I rolled onto my arse, pulled my right ankle up towards me and squeezed it. It felt painful, but not unbearably so, and was not yet swollen. I wriggled out of the straps of my pack and slowly stood up. As I did I felt a sharp shooting pain run down my left shin to my exterior ankle causing me to exclaim reasonably loudly. My right arm hung painfully and as I pressed on the front of my clavicle I could tell something wasn't right.
My first thought was to ring the police there and then, but when I went to use my phone it had no signal at all. The more I thought about it the more I realised that I had hardly any details to give in any event and with no CCTV and still absolutely no soul around I resolved to take a handful of extra strength Ibuprofen, harden up and battle on to at least the next little village, which was Keiss.

By the time I reached the hotel and the little shop opposite it in the middle of Keiss, the pain had begun to numb out and although walking in a somewhat laboured and staccato fashion, I truly began to believe I would simply be able to tough it out and get on with things. There was a little picnic table outside of the convenience store where I dumped my bag and my poles, brushed myself down properly, before going into the shop and buying myself a couple of cans of Irn Bru, a bottle of coke and a bottle of water.
I returned to the bench and a short while later my mobile phone started buzzing in my vest. I was obviously now in an area of signal. I replied to a message from Will Scrivener, a friend who is in the Sons of the Late Colonel (the band who had done the #GoBigDave charity single) and incidentally who was an usher at my wedding, saying "GO BIG DAVE!" I told him that I'd just been clipped by a campervan but that I had managed to keep going.
It's a strange thing the male ego... having been told that I was essentially "a legend," that I was going at a cracking pace on the GPS which was being keenly followed by many people and having just down two cans of Irn Bru and another handful of extra strength Ibuprofen, I was honestly feeling good to go... In fact, I was feeling invincible... In fact, if I had come across a white camper van with a large wing mirror hanging off it or a Big Dave shaped dent in it's body work, I would have felt fit enough to knock that sucker clean out! (Mr T style... obviously). That said, as I had conveyed to both Will and Super Wife via text, I couldn't actually lift a can of Irn Bru to my mouth using my right hand... never a good sign.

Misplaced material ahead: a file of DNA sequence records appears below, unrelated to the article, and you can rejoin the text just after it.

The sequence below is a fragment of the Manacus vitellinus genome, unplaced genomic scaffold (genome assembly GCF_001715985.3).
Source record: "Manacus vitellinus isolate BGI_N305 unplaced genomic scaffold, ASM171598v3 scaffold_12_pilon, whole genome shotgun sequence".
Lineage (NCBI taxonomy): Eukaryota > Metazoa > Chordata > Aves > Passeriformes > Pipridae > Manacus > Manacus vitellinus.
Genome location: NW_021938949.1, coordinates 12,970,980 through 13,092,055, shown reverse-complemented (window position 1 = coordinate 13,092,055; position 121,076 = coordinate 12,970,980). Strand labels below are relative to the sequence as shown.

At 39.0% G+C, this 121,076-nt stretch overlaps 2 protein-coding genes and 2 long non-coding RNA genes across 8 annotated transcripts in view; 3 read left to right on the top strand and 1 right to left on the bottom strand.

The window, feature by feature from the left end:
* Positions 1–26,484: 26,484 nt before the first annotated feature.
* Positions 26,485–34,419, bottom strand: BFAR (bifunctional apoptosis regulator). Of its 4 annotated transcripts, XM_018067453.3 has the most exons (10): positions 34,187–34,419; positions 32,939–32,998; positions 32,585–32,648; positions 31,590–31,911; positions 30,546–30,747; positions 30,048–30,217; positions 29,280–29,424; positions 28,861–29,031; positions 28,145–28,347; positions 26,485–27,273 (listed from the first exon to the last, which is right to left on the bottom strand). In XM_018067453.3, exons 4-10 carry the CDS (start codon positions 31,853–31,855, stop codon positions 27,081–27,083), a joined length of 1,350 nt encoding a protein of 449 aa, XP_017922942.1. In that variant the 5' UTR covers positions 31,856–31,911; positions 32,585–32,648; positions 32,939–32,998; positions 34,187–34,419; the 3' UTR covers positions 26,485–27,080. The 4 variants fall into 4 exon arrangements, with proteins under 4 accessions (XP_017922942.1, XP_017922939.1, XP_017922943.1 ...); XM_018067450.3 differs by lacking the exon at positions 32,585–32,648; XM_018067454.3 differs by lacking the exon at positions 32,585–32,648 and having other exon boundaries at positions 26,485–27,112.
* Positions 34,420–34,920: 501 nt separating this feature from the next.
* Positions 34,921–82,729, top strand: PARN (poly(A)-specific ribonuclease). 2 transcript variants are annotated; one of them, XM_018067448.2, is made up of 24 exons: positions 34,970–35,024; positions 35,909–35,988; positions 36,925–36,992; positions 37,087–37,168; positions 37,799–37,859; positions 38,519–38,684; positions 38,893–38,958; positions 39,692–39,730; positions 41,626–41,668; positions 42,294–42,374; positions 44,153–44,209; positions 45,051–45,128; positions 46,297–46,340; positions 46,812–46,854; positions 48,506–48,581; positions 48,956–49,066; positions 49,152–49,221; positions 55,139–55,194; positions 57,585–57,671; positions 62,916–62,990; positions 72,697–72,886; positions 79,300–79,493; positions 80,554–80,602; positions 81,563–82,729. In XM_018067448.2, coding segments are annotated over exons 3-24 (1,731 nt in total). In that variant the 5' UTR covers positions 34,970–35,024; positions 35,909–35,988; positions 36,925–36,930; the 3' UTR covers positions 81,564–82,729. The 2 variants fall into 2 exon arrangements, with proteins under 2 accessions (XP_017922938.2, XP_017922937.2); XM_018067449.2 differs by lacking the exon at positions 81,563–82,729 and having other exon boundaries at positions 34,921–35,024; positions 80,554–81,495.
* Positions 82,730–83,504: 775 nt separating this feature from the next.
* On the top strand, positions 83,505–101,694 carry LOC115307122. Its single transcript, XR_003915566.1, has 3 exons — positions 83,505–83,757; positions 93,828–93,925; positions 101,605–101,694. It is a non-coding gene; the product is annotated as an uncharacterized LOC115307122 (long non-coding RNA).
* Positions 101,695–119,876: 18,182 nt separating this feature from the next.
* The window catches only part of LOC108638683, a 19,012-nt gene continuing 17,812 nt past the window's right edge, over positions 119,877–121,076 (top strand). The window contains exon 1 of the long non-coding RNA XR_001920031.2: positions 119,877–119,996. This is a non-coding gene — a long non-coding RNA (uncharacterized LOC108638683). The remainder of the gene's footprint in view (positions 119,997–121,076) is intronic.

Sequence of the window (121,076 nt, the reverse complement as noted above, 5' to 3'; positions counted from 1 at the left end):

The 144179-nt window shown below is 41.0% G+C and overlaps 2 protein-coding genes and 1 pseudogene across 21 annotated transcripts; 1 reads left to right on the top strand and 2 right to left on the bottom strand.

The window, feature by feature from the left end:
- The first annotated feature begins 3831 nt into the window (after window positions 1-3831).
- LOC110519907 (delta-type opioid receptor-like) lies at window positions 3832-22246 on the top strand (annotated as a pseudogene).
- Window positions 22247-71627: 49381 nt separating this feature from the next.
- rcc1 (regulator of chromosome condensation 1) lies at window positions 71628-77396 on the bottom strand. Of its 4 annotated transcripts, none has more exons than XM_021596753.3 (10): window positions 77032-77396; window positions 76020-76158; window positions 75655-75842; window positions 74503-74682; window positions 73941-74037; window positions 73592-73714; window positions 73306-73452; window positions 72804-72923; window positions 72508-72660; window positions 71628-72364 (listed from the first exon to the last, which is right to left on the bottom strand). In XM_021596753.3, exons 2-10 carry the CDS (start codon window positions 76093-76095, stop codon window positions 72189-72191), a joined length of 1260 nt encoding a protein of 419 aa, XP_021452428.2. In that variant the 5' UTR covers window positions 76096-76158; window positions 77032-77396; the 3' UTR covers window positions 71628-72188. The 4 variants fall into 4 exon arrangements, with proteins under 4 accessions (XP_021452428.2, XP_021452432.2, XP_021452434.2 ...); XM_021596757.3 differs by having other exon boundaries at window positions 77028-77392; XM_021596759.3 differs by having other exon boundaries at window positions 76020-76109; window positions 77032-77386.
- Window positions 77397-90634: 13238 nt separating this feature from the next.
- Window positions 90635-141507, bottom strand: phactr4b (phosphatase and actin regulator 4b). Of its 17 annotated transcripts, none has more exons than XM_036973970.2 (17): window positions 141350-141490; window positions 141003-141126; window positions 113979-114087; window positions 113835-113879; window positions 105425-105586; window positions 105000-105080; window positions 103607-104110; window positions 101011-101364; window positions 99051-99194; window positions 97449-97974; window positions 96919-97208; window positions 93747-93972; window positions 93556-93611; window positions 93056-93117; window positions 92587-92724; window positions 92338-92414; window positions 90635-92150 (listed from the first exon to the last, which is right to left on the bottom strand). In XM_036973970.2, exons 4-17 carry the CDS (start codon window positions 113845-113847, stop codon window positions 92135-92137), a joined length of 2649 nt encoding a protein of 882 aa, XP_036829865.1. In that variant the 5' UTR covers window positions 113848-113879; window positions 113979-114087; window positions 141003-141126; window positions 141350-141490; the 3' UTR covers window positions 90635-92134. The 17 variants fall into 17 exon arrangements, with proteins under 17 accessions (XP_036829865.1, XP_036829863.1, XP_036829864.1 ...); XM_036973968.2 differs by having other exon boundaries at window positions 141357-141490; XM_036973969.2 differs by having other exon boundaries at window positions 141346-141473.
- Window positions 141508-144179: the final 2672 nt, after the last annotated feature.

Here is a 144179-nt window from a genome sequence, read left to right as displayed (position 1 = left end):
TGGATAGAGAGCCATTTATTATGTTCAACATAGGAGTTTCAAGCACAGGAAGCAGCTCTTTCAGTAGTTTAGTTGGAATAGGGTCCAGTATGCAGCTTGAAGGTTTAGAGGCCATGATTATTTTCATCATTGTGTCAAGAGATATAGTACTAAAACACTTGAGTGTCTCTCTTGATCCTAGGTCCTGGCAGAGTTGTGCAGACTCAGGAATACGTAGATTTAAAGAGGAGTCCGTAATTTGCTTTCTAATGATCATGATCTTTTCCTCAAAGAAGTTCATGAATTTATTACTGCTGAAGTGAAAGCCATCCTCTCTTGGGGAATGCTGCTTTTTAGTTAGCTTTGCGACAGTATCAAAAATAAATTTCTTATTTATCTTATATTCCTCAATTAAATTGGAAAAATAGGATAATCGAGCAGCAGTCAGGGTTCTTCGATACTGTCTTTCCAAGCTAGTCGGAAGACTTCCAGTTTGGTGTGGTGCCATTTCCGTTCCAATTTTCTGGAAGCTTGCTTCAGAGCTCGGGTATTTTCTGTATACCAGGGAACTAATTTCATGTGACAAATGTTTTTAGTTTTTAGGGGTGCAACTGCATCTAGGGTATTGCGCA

I did the special dance getting my rucksack back on to my shoulders and then hobbled for forty paces or so ever southwards, before regaining my normal stride as I joined a proper footpath that ran along the A99.
But alas all great things must come to an end, and so it was here. The first thing to diminish at an alarming rate was the established footpath and before long I was back to plodding along the tarmac into oncoming traffic. I trundled on uphill past the Bridge of Wester and Westerloch. The second thing to come to an end was the absence of pain. By the time I made it up to Quoys of Reiss I was in my own personal agony. Pain seared through my right ankle and left leg with each and every step, and each step was about a third the length of my normal stride, On top of that, the front of my right shoulder was beginning to move beyond the realms of a painful distraction and into the vicinity of laying me low.
In a spate of desperation I began to wave one of my pacerpoles at vehicles passing me by, in the hope that one may be inclined to give me a lift to the nearest telephone as mine was again without signal, but it was to no avail. To be fair I think most of the vehicles passing me by were mistaking my grimace and raised arm to be a smile and a wave. Cars pass by at quite a pace on that stretch of road. I eventually admitted defeat and stopped dead at the side of the road, building up the courage to give it one last push down the last stretch of the A99 where it joins to the A9 at Reiss.
My first bit of good fortune arrived in the guise of two quite remarkable elderly people who pulled up beside me in a small hatchback, genuinely concerned as to my condition. Together myself and the elderly gent managed to get my bag onto the bag seat with me positioned beside it. They were extremely apologetic that they couldn't take me any further than the crossroads at Reiss but I will be forever indebted to those two wonderful people. It might only have been three quarters of a mile at best, but at that time I would never have gotten myself and my kit to the end of the A99.
I leant against a wall that formed the boundary of someone's front garden. My phone now had signal but I had no idea of the number of any local taxi firms and with the battery running dangerously low I was loathe to use it for anything other than essential calls. My second bit of good fortune was spotting a taxi turning towards Sibster, a company called Miller, and so I rang and shortly thereafter another older gentleman came and picked me up with the intention of transporting me to Wick Caravan and Camping Site. Being completely truthful with you, before the taxi arrived, having stripped off my backpack, vest and webbing, and whilst being in so much pain that it was hurting to even stand leaning, I felt actual tears of frustration and guilt welling up. I had sworn I would not use any vehicles at all on this expedition, and here I was on my first day within 14 miles taking lifts from strangers and ordering taxis. I managed to keep my emotions under control by convincing myself that I would get myself properly patched up at the campsite and then tomorrow get a taxi back to the exact spot from which I had taken the lift. It was far from perfect, I thought to myself, but it was honest and I wouldn't feel that I had cheated myself.